Robert McHenry is Former Editor in Chief, the Encyclopedia Britannica, and author of How to Know (Booklocker.com, 2004).

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15 Comments

Pat Buchanan
Pat said essentially the same thing.
The west should have known that this would make them mad(der).
It is unfortunate someone asscoiated with conservatives is oppossed to freedom of the press.
But, then, Pat's form of conservatism must be as different as modern liberalism is to its classic version.

Buchanon
Pat's much more of a populist/isolationist than he is a conservative.

tolerant liberals
I sure wish I could find some.

Michael Kinsley would probably qualify. There might be two or three others.

Most liberals declare that since they are right, then the discussion is over. Even if it takes violence to conclude it.

Liberals
The condescension of the self declared self righteous is pathetic & dangerous!

C'mon. **** Cheney's got redeeming qualities.
So what if he's self-declared self-righteous and condescending, and is dangerous to his fellow hunters. He'll probably say he's sorry sooner or later if he happens to shoot a friend in the head.

Liberal Contortions
Deftly urbane, but not germane.

Hey, if we're talking self-declared self-righteous and condescending...
... Mr. V.P. seems to fill the bill and then some.

How about respect for those rights that give us the right to Life, Liberty and the Pursuit of Happi
These self proclaimed feelings protectors are missing the big point that Freedom of Speech, Freedom of the Press and all those other rights are absolute. That is the people have these rights although in the exercise of these rights they might make other people mad.

The sad part is that the other concept missing for these feelings protectors is the old saying:
"Sticks and stones may break my bones, but names will never hurt me."

Fish's vs. McHenry's Liberalism
I tell my students over and over that you have to make sure that you define your terms.

Fish and McHenry are using two different definitions of the word "liberal," as I learned from reading Fish's article. McHenry is using the term in its originary definition, based on the Enlightenment. Fish, on the other hand, is using the term as it has become used in the present day -- a corrupted form, I would agree, but the form most people would recognize.

Today people think that the freedom of speech means you have the right to say anything you want without any fear of being criticized. Well, so long as what you say is politically correct, that is. It surprises me to see McHenry supporting political correctness, while Fish is clearly against it in his article. Of course, perhaps Fish's essay was too subtle for McHenry.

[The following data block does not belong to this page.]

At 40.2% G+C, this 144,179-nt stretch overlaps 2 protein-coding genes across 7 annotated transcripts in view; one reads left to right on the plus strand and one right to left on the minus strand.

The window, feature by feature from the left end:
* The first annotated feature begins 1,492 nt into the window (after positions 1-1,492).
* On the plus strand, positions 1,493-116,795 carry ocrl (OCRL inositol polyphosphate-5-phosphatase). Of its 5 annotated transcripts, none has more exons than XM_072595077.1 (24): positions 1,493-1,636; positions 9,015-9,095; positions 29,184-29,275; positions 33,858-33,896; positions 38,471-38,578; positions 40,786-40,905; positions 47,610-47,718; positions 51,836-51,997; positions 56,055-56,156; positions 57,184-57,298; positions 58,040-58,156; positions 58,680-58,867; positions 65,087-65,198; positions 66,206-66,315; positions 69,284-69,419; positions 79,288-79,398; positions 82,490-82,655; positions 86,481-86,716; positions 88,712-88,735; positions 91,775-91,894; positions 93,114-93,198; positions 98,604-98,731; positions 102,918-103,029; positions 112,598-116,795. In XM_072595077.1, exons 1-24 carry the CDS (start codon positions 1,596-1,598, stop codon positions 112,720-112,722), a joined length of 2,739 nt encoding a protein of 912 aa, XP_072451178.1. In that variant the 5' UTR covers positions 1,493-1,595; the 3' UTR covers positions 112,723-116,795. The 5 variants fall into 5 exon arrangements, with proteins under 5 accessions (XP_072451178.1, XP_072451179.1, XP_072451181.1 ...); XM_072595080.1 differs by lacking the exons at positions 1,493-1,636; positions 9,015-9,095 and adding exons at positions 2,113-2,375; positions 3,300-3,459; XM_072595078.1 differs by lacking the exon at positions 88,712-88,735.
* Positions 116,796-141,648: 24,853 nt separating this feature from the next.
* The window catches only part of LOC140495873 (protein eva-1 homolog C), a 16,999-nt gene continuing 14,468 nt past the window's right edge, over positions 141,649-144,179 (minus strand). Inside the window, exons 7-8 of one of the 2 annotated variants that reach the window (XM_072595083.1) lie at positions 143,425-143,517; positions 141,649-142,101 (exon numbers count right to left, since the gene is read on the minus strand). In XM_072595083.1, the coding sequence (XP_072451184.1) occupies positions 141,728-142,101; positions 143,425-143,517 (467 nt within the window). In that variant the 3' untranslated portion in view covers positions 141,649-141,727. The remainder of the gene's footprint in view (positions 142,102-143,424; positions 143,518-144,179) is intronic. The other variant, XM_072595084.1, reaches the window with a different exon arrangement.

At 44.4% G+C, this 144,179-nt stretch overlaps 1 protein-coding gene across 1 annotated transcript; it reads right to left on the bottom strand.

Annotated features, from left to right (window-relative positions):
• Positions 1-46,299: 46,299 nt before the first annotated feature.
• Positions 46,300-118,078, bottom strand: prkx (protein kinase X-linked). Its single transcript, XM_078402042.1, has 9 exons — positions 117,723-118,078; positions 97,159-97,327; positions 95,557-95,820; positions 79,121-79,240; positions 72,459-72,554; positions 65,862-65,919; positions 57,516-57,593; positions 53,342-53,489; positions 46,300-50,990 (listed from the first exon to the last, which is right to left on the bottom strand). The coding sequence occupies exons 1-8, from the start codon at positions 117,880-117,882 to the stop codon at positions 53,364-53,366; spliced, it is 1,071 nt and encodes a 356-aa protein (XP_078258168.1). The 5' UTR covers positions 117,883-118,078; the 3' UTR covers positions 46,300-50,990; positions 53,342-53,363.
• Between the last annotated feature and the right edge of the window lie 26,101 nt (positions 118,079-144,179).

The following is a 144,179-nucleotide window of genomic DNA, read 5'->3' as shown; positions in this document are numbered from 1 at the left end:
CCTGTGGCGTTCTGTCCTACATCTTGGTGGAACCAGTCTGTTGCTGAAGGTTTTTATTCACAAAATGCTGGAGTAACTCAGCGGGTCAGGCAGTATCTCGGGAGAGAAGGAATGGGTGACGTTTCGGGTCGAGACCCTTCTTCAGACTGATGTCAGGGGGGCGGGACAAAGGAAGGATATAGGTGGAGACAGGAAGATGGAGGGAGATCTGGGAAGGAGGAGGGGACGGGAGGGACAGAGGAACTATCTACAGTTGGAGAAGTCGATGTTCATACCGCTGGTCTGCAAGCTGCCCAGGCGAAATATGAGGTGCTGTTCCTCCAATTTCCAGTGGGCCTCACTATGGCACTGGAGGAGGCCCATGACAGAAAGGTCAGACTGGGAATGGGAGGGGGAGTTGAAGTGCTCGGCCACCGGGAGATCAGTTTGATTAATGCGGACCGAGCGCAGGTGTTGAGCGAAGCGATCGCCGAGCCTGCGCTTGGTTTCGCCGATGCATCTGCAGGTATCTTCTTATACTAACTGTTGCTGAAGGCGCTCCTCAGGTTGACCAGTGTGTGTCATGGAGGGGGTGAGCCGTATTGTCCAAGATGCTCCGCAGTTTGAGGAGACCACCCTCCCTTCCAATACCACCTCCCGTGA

What Fish says is that we should not be surprised when, after we attack something that is sacred to someone, that the people who find that thing to be sacred get upset. He blames, and rightly so, I believe, the current liberal world view for this attitude. We don't, in the West, find anything sacred anymore. We do have the Buddy Jesus of "Dogma." ANd Buddy Jesus himself doesn't really take too much seriously either. In the West, we find nothing sacred any more.

There was a time when CHristians would have reacted the same way as Moslems -- during the Inquisition. It is no coincidence that the Islamic calendar says that it is the 15th century. They are about 610 years behind Christianity. They still find things to be morally offensive to the degree we see on TV as CHristians did in the CHristian 15th century. Galileo was imprisoned for daring to prove that Copernicus was, more or less, correct. ANd those were just planets and moons moving in the sky.

THe point of Fish's article is to remind us that people around the world do continue to think the way CHristians did 600 years ago. There are many out there who do find things to be highly morally offensive, even if we in the West don't find much to be offensive that way any more. At least in religion. If we have to know the enemy as we know ourselves, then Fish's essay is vital -- he is telling us about the enemy, and we are in terrible denial about the nature of Islam as a whole -- both our enemies within it as well as our allies. If we do not understand what is really going on (not economics or even politics per se, the way we understand these, as separated from religion -- it really is all about religion), then we will continue to blunder.